We’re told that growth is the be-all, end-all of DTC. But not all growth is good for the long term health of a business.
Growth: VC’s are hungry for it. Martech vendors claim they can deliver it via “one simple trick”. Thought leaders caution that without it the competition will eat you alive. And your boss demands it, no excuses.
As DTC marketers and operators we’re told to pursue any growth we can get at any cost. But these messages are misleading: not all growth is profitable, and not all growth supports the long term health of the business. Here are a few examples of harmful growth.
Most brands achieve product-market fit because they nail a system for selling their product in a specific channel. That channel could be big box retail, Facebook Ads or QVC. The brand structures its teams and processes around this channel as it grows. Maintaining channel performance becomes essential to maintaining the profitability of the business.
Eventually the brand reaches a local maxima in its key channel. Management decides to expand into a new channel to drive the next phase of growth. But this decision needs to be made strategically. Ideally, the skillset and resources required to succeed in the new channel closely mirrors the core channel.
Imagine a DTC startup’s first foray into wholesale. Even if the brand is hot and potential partners come to you, the existing team needs to adapt to an entirely new vocabulary and set of processes to launch in wholesale. Often, small brands don’t have the resources to hire a dedicated team member for the new channel until it’s a confirmed success. In the meantime, performance of the core business suffers due to divided attention and reduced resources.
Growth That Isn’t Profitable Enough
Let’s assume that a given brand is, on average, profitable on their first order. Their key customer acquisition channel is Facebook ads, and they spend enough to pay via Net 30 invoice instead of credit card. They’re also fortunate to pay their manufacturer on Net 60 terms and typically receive stock within 15 days of ordering it.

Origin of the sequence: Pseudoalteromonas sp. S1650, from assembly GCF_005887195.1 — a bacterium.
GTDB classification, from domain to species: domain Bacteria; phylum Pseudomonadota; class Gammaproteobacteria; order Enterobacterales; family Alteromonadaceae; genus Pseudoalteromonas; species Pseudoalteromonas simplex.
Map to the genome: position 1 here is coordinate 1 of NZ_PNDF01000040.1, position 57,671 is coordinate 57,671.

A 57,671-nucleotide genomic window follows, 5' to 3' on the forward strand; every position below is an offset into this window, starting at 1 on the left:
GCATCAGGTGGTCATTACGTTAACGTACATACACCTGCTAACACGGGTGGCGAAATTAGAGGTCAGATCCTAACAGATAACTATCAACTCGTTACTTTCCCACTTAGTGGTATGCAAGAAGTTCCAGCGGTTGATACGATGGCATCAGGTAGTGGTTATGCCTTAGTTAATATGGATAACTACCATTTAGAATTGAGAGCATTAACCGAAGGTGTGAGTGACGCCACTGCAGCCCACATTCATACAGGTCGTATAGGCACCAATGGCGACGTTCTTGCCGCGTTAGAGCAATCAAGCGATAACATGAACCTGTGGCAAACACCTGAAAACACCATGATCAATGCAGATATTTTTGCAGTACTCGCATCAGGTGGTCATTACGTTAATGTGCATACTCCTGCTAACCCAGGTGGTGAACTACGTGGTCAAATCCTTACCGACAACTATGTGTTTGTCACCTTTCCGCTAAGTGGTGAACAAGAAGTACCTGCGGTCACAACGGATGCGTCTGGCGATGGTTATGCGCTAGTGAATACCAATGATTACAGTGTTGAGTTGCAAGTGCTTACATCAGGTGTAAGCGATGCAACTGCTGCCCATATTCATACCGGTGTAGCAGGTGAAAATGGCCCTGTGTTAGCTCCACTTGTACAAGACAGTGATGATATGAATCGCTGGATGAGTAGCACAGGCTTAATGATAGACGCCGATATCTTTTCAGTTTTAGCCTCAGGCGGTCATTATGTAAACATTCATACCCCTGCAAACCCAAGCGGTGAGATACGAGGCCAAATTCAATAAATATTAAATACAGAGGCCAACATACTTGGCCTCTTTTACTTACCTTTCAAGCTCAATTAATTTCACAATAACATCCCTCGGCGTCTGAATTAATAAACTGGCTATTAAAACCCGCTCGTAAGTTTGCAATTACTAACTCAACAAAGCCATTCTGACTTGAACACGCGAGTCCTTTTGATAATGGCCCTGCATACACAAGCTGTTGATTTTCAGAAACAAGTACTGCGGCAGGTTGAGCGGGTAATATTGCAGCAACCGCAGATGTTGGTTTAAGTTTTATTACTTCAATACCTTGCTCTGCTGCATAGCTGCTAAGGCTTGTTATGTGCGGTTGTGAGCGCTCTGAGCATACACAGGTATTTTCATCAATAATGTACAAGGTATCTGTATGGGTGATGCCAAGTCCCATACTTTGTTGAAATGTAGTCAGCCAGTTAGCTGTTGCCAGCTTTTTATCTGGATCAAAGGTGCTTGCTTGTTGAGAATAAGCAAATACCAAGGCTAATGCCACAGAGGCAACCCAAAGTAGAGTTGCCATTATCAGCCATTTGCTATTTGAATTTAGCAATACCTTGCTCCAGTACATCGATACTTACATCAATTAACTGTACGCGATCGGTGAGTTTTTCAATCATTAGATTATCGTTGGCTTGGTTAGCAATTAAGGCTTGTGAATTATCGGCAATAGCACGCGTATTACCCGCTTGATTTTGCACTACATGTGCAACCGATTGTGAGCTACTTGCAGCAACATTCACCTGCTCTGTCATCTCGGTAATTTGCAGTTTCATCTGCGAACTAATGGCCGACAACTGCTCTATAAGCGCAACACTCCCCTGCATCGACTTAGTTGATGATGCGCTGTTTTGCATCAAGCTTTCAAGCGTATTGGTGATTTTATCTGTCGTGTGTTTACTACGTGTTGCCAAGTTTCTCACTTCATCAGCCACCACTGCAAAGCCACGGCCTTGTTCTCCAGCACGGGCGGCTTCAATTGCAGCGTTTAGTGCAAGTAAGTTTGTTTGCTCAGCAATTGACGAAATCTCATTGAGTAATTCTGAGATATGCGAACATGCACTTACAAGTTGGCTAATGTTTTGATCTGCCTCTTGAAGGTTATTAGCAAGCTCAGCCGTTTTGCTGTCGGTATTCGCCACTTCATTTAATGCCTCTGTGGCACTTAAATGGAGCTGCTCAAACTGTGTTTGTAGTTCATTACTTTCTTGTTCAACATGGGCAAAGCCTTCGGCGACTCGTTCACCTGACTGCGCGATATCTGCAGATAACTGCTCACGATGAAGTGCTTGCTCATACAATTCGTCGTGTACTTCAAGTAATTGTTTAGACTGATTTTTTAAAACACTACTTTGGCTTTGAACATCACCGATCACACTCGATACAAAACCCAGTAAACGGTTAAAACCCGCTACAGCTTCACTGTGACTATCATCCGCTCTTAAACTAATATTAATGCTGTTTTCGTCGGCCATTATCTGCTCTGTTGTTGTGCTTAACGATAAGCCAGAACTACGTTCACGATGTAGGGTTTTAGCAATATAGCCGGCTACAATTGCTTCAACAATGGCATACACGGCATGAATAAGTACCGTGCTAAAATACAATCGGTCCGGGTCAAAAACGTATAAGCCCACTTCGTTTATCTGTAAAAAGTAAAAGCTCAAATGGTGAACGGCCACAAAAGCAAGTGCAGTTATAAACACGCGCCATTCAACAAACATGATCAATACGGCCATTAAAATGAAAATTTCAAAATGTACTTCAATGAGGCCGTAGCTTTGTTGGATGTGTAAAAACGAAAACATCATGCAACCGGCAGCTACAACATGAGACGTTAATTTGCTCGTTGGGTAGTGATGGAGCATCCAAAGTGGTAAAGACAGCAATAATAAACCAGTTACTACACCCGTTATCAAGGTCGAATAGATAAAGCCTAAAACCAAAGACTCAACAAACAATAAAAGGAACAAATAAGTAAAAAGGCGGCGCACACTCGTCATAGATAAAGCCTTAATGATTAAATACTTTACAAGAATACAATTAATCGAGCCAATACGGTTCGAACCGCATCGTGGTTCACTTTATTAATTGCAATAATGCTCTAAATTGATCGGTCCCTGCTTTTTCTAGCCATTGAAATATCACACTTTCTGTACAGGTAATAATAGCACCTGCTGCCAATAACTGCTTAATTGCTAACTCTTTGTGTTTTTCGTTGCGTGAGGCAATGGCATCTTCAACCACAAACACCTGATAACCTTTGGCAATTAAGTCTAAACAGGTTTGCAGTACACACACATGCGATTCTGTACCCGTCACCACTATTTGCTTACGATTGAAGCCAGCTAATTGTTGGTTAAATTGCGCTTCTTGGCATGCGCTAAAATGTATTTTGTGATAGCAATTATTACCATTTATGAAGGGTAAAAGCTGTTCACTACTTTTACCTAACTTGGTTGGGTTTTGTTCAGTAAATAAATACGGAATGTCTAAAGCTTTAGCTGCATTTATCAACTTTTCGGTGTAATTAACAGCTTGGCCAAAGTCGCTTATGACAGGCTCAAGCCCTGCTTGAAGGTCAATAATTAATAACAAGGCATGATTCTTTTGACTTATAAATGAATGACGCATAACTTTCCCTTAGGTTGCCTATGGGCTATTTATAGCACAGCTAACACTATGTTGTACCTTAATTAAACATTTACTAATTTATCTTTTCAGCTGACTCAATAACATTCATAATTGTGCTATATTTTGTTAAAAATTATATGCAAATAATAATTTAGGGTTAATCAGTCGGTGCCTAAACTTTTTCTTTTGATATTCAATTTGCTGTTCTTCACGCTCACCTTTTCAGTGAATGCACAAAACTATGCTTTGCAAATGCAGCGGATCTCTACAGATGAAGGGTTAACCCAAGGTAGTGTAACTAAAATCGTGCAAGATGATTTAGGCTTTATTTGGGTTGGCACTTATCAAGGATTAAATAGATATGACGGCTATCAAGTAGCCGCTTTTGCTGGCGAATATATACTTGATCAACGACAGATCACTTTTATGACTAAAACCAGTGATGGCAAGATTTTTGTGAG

This means that on average, this brand has cash in hand for each product sold before they are required to pay out the associated expenses. This is great! It means the brand is less likely to require outside funding, or find itself struggling to meet unexpected expenses. (It’s also a highly unrealistic scenario that represents an ideal).
Now let’s say this same brand wants to pour some gasoline on their growth. They decide to double daily marketing spend and, in the process, trade greater scale for higher acquisition costs. Now the brand breaks even on its first order, and it takes an average of six months for a new customer to yield a profit.
So this brand now has more top line sales, but less cash on hand. Forecasting and purchasing inventory become higher stakes exercises. The brand may even need to seek outside funding to cover the gap between purchasing inventory and getting paid back. This puts the brand in a more vulnerable position in the future.
Growth That Dilutes The Brand
If you’ve ever been to a failing department store or an off-price retailer like TJ MAXX, you’re familiar with this one. These retailers are stuffed full of brands that once had a luxury reputation and commanded premium prices, but are now frequently relegated to the clearance rack.
If you’ve worked to build up brand desirability and perception, there is inevitably a flood of untapped growth that you could unlock by lowering prices. These lower prices could take the form of promotions, diffusion lines or “made for outlet” product. But if you lean on these channels for the majority of your growth, eventually the business will struggle to sell anything at full price, and the brand itself may become irrelevant.
There is another hidden pitfall to opening the floodgates of the off-price channel. After the initial surge in demand you get from reaching a new audience, you have to grow your off-price business like any other line of business. For example, if your off-price channel drives $20M in new sales in year 1, you can’t expect $40M in year two. You’ll need to invest in acquisition to keep growing.
Is your new growth initiative capturing incremental sales, or simply shifting existing demand into a new channel? No new growth initiative is ever going to be 100% incremental. But some ideas certainly have more incremental potential than others.
Take wholesale expansion as an example. If a snack brand launches DTC only, then gets distribution at a national grocer, the uptick in purchase frequency will probably offset any sales cannibalization from the website.
But what if an apparel brand launches via an eCommerce site, then expands into wholesale? The wholesale accounts will often siphon away customers from eCom without increasing frequency. Especially if the brand sells on the wholesaler’s eCom site.
The key to evaluating cannibalization risk is understanding how consumers interact with your category when they shop the potential partner. People visit the grocery store weekly, and it’s a venue for habit formation. But they visit department stores (maybe) 2-3 times per year. And they typically use department store websites to comparison shop brands for the lowest prices.